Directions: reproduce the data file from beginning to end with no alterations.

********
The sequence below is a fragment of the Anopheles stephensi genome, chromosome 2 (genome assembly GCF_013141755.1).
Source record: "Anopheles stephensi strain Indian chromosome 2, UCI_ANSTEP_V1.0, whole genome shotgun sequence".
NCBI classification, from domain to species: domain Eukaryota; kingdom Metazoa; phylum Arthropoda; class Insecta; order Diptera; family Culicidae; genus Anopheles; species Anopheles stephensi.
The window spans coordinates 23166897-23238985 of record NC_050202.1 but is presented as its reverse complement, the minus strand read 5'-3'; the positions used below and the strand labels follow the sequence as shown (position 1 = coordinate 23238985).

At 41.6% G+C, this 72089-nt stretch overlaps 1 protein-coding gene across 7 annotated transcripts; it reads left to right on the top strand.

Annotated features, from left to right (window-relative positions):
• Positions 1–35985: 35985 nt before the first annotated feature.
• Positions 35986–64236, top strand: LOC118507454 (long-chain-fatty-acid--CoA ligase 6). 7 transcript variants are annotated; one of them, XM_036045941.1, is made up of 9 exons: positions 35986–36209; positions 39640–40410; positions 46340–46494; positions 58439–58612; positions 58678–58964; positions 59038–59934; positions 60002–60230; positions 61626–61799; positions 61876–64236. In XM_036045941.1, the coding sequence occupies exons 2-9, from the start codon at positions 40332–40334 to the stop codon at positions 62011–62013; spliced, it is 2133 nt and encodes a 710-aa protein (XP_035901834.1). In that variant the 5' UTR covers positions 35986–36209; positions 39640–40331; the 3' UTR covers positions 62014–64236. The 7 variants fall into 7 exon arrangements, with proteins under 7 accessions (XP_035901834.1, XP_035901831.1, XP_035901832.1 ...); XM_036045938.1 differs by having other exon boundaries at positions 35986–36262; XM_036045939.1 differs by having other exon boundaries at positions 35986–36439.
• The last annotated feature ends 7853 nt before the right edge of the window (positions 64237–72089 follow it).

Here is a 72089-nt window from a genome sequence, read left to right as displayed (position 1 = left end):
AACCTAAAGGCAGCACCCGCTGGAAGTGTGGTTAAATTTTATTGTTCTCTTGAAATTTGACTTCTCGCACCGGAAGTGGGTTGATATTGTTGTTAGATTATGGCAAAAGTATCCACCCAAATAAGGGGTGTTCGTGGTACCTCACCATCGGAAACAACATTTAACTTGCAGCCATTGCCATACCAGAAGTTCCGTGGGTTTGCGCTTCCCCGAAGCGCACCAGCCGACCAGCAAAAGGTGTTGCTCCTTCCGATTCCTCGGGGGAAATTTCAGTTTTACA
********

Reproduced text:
The sequence below is a fragment of the Anopheles stephensi genome, chromosome 2 (genome assembly GCF_013141755.1).
Source record: "Anopheles stephensi strain Indian chromosome 2, UCI_ANSTEP_V1.0, whole genome shotgun sequence".
NCBI classification, from domain to species: domain Eukaryota; kingdom Metazoa; phylum Arthropoda; class Insecta; order Diptera; family Culicidae; genus Anopheles; species Anopheles stephensi.
The window spans coordinates 23166897-23238985 of record NC_050202.1 but is presented as its reverse complement, the minus strand read 5'-3'; the positions used below and the strand labels follow the sequence as shown (position 1 = coordinate 23238985).

At 41.6% G+C, this 72089-nt stretch overlaps 1 protein-coding gene across 7 annotated transcripts; it reads left to right on the top strand.

Annotated features, from left to right (window-relative positions):
• Positions 1–35985: 35985 nt before the first annotated feature.
• Positions 35986–64236, top strand: LOC118507454 (long-chain-fatty-acid--CoA ligase 6). 7 transcript variants are annotated; one of them, XM_036045941.1, is made up of 9 exons: positions 35986–36209; positions 39640–40410; positions 46340–46494; positions 58439–58612; positions 58678–58964; positions 59038–59934; positions 60002–60230; positions 61626–61799; positions 61876–64236. In XM_036045941.1, the coding sequence occupies exons 2-9, from the start codon at positions 40332–40334 to the stop codon at positions 62011–62013; spliced, it is 2133 nt and encodes a 710-aa protein (XP_035901834.1). In that variant the 5' UTR covers positions 35986–36209; positions 39640–40331; the 3' UTR covers positions 62014–64236. The 7 variants fall into 7 exon arrangements, with proteins under 7 accessions (XP_035901834.1, XP_035901831.1, XP_035901832.1 ...); XM_036045938.1 differs by having other exon boundaries at positions 35986–36262; XM_036045939.1 differs by having other exon boundaries at positions 35986–36439.
• The last annotated feature ends 7853 nt before the right edge of the window (positions 64237–72089 follow it).

Here is a 72089-nt window from a genome sequence, read left to right as displayed (position 1 = left end):
AACCTAAAGGCAGCACCCGCTGGAAGTGTGGTTAAATTTTATTGTTCTCTTGAAATTTGACTTCTCGCACCGGAAGTGGGTTGATATTGTTGTTAGATTATGGCAAAAGTATCCACCCAAATAAGGGGTGTTCGTGGTACCTCACCATCGGAAACAACATTTAACTTGCAGCCATTGCCATACCAGAAGTTCCGTGGGTTTGCGCTTCCCCGAAGCGCACCAGCCGACCAGCAAAAGGTGTTGCTCCTTCCGATTCCTCGGGGGAAATTTCAGTTTTACA